Ad Infinitum Books

Quick Search

Title
Author
Description
Keyword
Advanced Search
 
 
 
 

LABOR.

LABOR.

Click on Title to view full description

 
1 Unprotected Labor: Household Workers, Politics, And Middle-class Reform In New York, 1870-1940.
University of North Carolina Press, Chapel Hill: 2011. s Softcover. Brand new book. 
Through an analysis of women's reform, domestic worker activism, and cultural values attached to public and private space, Vanessa May explains how and why domestic workers, the largest category of working women before 1940, were excluded from labor protections that formed the foundation of the welfare state. Looking at the debate over domestic service from both sides of the class divide, Unprotected Labor assesses middle-class women's reform programs as well as household workers' efforts to determine their own working conditions. May argues that working-class women sought to define the middle-class home as a workplace even as employers and reformers regarded the home as private space. The result was that labor reformers left domestic workers out of labor protections that covered other women workers in New York between the late nineteenth century and the New Deal. By recovering the history of domestic workers as activists in the debate over labor legislation, May challenges depictions of domestics as passive workers and reformers as selfless advocates of working women. Unprotected Labor illuminates how the domestic-service debate turned the middle-class home inside out, making private problems public and bringing concerns like labor conflict and government regulation into the middle-class home. Vanessa H. May is assistant professor of history at Seton Hall University in South Orange, New Jersey. "Unprotected Labor is one of those rare books that transforms how we think about a host of issues at the crossroads of women's history and labor history. Vanessa May has provided us with a superb account of the continual salience of 'public' and 'private' as discourse, space, and embodied experience. Class conflict in the home has found its scribe." --Eileen Boris, University of California, Santa Barbara "Vanessa May vividly depicts the contradictions and ironies inherent in the relationships of domestic workers and the women who employed them. She explores the ways in which domestic workers resisted exploitation and the irony of middle-class women who fought for reform for industrial workers but not for the workers in their own homes. Their failure shows the importance of the public-private divide and the limitations of liberal reform." --Rebecca Sharpless, Texas Christian University, author of Cooking in Other Women's Kitchens: Domestic Workers in the South, 1865-1960 
Price: 28.45 USD
Add to Shopping Cart
 
 
2 Unprotected Labor: Household Workers, Politics, And Middle-class Reform In New York, 1870-1940.
University of North Carolina Press, Chapel Hill: 2011. h Hardcover with dustjacket. Brand new book.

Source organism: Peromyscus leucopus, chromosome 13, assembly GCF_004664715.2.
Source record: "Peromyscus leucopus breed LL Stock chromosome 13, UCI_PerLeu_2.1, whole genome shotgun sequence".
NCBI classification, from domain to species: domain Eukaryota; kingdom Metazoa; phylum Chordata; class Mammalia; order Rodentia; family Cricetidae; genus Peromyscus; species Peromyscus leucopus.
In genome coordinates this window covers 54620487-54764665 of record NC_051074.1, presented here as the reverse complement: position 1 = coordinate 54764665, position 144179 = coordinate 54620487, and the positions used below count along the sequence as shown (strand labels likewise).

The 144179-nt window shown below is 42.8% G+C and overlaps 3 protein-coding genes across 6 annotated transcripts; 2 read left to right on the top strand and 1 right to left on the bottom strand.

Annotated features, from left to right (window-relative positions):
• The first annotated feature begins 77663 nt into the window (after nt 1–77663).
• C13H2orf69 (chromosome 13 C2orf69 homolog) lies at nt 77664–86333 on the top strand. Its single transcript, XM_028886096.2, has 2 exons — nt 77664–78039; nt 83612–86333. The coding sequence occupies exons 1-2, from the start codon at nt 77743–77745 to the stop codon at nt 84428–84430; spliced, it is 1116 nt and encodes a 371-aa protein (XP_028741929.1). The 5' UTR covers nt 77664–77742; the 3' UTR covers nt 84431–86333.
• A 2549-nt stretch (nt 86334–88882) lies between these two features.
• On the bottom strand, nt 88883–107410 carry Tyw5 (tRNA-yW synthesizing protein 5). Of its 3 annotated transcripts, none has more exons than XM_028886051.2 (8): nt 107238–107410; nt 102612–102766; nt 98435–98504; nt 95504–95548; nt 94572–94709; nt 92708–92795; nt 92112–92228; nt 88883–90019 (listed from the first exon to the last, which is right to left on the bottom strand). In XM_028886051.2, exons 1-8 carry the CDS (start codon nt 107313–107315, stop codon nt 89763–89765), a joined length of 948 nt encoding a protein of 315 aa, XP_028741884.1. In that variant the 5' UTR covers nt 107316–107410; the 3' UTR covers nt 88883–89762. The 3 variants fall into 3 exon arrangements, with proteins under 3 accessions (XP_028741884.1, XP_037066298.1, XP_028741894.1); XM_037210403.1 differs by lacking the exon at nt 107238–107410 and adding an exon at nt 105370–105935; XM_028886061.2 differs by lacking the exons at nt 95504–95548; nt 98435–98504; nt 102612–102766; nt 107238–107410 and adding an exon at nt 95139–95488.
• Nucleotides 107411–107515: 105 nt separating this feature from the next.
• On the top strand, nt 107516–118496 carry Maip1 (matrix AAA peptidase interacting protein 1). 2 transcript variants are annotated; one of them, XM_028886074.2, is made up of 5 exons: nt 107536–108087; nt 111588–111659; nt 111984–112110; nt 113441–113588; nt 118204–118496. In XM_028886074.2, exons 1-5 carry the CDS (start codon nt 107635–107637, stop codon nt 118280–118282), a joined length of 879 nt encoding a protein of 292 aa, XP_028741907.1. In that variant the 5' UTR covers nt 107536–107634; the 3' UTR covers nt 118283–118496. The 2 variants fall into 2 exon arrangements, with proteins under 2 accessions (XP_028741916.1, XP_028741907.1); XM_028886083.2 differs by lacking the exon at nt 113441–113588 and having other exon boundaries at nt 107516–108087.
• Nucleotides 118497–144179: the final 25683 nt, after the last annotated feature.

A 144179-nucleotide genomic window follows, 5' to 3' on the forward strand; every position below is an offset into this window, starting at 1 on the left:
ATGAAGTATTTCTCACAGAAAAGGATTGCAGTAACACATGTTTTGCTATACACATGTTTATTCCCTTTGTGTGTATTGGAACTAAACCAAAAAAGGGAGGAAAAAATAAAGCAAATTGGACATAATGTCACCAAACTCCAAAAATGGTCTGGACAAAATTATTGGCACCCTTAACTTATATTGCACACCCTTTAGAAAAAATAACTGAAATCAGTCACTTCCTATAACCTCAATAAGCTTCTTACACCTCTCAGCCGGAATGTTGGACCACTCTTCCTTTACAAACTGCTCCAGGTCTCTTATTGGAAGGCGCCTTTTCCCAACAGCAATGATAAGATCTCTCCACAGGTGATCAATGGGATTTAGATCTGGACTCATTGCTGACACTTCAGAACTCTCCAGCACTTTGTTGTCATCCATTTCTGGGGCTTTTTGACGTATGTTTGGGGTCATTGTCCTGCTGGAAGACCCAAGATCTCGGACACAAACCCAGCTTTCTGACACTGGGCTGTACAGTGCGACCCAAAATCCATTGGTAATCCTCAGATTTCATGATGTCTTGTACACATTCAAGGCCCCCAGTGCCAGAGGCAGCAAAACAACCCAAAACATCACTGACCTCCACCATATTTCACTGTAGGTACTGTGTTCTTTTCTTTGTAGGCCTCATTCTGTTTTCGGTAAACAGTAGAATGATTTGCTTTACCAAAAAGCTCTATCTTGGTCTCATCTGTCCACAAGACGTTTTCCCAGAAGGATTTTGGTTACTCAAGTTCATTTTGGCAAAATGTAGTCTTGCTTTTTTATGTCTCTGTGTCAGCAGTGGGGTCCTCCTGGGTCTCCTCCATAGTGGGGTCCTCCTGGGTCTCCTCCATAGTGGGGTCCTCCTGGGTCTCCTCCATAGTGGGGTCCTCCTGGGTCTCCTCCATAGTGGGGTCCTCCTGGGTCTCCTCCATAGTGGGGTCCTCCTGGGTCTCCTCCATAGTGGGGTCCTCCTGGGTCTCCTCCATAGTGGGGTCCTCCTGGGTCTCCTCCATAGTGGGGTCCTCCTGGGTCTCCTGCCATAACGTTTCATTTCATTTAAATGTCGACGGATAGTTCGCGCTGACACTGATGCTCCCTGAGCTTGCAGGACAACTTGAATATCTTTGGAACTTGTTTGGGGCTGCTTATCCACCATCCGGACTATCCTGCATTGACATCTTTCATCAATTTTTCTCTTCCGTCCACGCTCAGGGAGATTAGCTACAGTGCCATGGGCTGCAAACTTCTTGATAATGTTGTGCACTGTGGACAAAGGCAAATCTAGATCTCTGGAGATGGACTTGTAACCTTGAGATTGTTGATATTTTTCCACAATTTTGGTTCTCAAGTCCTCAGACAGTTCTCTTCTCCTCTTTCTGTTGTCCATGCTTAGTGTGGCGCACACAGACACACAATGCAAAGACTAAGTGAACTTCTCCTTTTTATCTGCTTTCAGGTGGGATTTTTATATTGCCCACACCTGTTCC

Through an analysis of women's reform, domestic worker activism, and cultural values attached to public and private space, Vanessa May explains how and why domestic workers, the largest category of working women before 1940, were excluded from labor protections that formed the foundation of the welfare state. Looking at the debate over domestic service from both sides of the class divide, Unprotected Labor assesses middle-class women's reform programs as well as household workers' efforts to determine their own working conditions. May argues that working-class women sought to define the middle-class home as a workplace even as employers and reformers regarded the home as private space. The result was that labor reformers left domestic workers out of labor protections that covered other women workers in New York between the late nineteenth century and the New Deal. By recovering the history of domestic workers as activists in the debate over labor legislation, May challenges depictions of domestics as passive workers and reformers as selfless advocates of working women. Unprotected Labor illuminates how the domestic-service debate turned the middle-class home inside out, making private problems public and bringing concerns like labor conflict and government regulation into the middle-class home. Vanessa H. May is assistant professor of history at Seton Hall University in South Orange, New Jersey. "Unprotected Labor is one of those rare books that transforms how we think about a host of issues at the crossroads of women's history and labor history. Vanessa May has provided us with a superb account of the continual salience of 'public' and 'private' as discourse, space, and embodied experience. Class conflict in the home has found its scribe." --Eileen Boris, University of California, Santa Barbara "Vanessa May vividly depicts the contradictions and ironies inherent in the relationships of domestic workers and the women who employed them. She explores the ways in which domestic workers resisted exploitation and the irony of middle-class women who fought for reform for industrial workers but not for the workers in their own homes. Their failure shows the importance of the public-private divide and the limitations of liberal reform." --Rebecca Sharpless, Texas Christian University, author of Cooking in Other Women's Kitchens: Domestic Workers in the South, 1865-1960